mariadb-rocksdb-engine                       x86_64              3:10.2.10-2.amzn2.0.3 
 mariadb-server-utils                         x86_64              3:10.2.10-2.amzn2.0.3 
 mariadb-tokudb-engine                        x86_64              3:10.2.10-2.amzn2.0.3 
 mod_http2                                    x86_64              1.14.1-1.amzn2        
 perl-Compress-Raw-Bzip2                      x86_64              2.061-3.amzn2.0.2     
 perl-Compress-Raw-Zlib                       x86_64              1:2.061-4.amzn2.0.2   
 perl-DBD-MySQL                               x86_64              4.023-6.amzn2         
 perl-DBI                                     x86_64              1.627-4.amzn2.0.2     
 perl-Data-Dumper                             x86_64              2.145-3.amzn2.0.2     
 perl-IO-Compress                             noarch              2.061-2.amzn2         
 perl-Net-Daemon                              noarch              0.48-5.amzn2          
 perl-PlRPC                                   noarch              0.2020-14.amzn2       

  Installing : apr-1.6.3-5.amzn2.0.2.x86_64                                
  Installing : apr-util-bdb-1.6.1-5.amzn2.0.2.x86_64                       
  Installing : apr-util-1.6.1-5.amzn2.0.2.x86_64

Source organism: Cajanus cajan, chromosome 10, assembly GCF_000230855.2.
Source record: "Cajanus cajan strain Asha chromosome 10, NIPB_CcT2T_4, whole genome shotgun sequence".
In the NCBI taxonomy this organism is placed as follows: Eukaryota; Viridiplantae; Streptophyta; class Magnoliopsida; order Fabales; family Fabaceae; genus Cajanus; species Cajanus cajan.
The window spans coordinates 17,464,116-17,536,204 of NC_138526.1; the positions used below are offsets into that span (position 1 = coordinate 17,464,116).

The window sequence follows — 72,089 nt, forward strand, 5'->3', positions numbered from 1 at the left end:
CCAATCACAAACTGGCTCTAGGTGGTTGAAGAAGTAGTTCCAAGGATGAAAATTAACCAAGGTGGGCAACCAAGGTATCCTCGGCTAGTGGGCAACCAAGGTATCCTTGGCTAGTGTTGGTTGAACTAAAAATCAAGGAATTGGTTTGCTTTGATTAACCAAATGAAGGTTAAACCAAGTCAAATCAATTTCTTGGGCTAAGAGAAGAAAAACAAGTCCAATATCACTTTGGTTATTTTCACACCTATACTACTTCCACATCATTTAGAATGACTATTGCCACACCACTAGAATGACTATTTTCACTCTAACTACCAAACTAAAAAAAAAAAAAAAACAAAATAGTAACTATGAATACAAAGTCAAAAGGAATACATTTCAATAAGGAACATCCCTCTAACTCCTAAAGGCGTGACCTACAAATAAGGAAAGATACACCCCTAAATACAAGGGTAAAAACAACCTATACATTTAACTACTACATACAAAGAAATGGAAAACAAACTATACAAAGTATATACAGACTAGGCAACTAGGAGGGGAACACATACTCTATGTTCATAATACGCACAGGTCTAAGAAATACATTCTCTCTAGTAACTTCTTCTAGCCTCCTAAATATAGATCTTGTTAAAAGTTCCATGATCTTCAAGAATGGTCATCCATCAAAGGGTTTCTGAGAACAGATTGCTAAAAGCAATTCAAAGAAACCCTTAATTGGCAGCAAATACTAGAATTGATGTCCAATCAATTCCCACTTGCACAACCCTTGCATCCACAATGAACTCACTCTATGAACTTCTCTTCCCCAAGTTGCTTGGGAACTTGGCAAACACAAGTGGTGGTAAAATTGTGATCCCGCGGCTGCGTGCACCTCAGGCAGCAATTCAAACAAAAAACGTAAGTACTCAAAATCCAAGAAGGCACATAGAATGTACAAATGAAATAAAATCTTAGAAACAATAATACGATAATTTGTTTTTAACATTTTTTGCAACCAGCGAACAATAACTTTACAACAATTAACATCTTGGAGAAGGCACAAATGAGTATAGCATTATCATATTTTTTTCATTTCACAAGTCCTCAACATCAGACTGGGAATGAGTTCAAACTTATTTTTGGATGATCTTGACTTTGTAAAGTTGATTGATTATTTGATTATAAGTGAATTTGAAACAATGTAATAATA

Installing : perl-Data-Dumper-2.145-3.amzn2.0.2.x86_64                   
  Installing : httpd-tools-2.4.39-1.amzn2.0.1.x86_64                       
  Installing : jemalloc-3.6.0-1.amzn2.0.1.x86_64                           
  Installing : m4-1.4.16-10.amzn2.0.2.x86_64                               
  Installing : bison-3.0.4-6.amzn2.0.2.x86_64                              
  Installing : perl-Net-Daemon-0.48-5.amzn2.noarch                         
  Installing : 3:mariadb-errmsg-10.2.10-2.amzn2.0.3.x86_64                 
  Installing : httpd-filesystem-2.4.39-1.amzn2.0.1.noarch                  
  Installing : perl-Compress-Raw-Bzip2-2.061-3.amzn2.0.2.x86_64            
  Installing : generic-logos-httpd-18.0.0-4.amzn2.noarch                   
  Installing : mailcap-2.1.41-2.amzn2.noarch                               
  Installing : mod_http2-1.14.1-1.amzn2.x86_64                             
  Installing : httpd-2.4.39-1.amzn2.0.1.x86_64                             
  Installing : 1:perl-Compress-Raw-Zlib-2.061-4.amzn2.0.2.x86_64           
  Installing : perl-IO-Compress-2.061-2.amzn2.noarch                       
  Installing : perl-PlRPC-0.2020-14.amzn2.noarch                           
  Installing : perl-DBI-1.627-4.amzn2.0.2.x86_64                           
  Installing : perl-DBD-MySQL-4.023-6.amzn2.x86_64                         
  Installing : 3:mariadb-backup-10.2.10-2.amzn2.0.3.x86_64                 
  Installing : 3:mariadb-tokudb-engine-10.2.10-2.amzn2.0.3.x86_64          
  Installing : 3:mariadb-rocksdb-engine-10.2.10-2.amzn2.0.3.x86_64         
  Installing : 3:mariadb-cracklib-password-check-10.2.10-2.amzn2.0.3.x86_64
  Installing : 3:mariadb-gssapi-server-10.2.10-2.amzn2.0.3.x86_64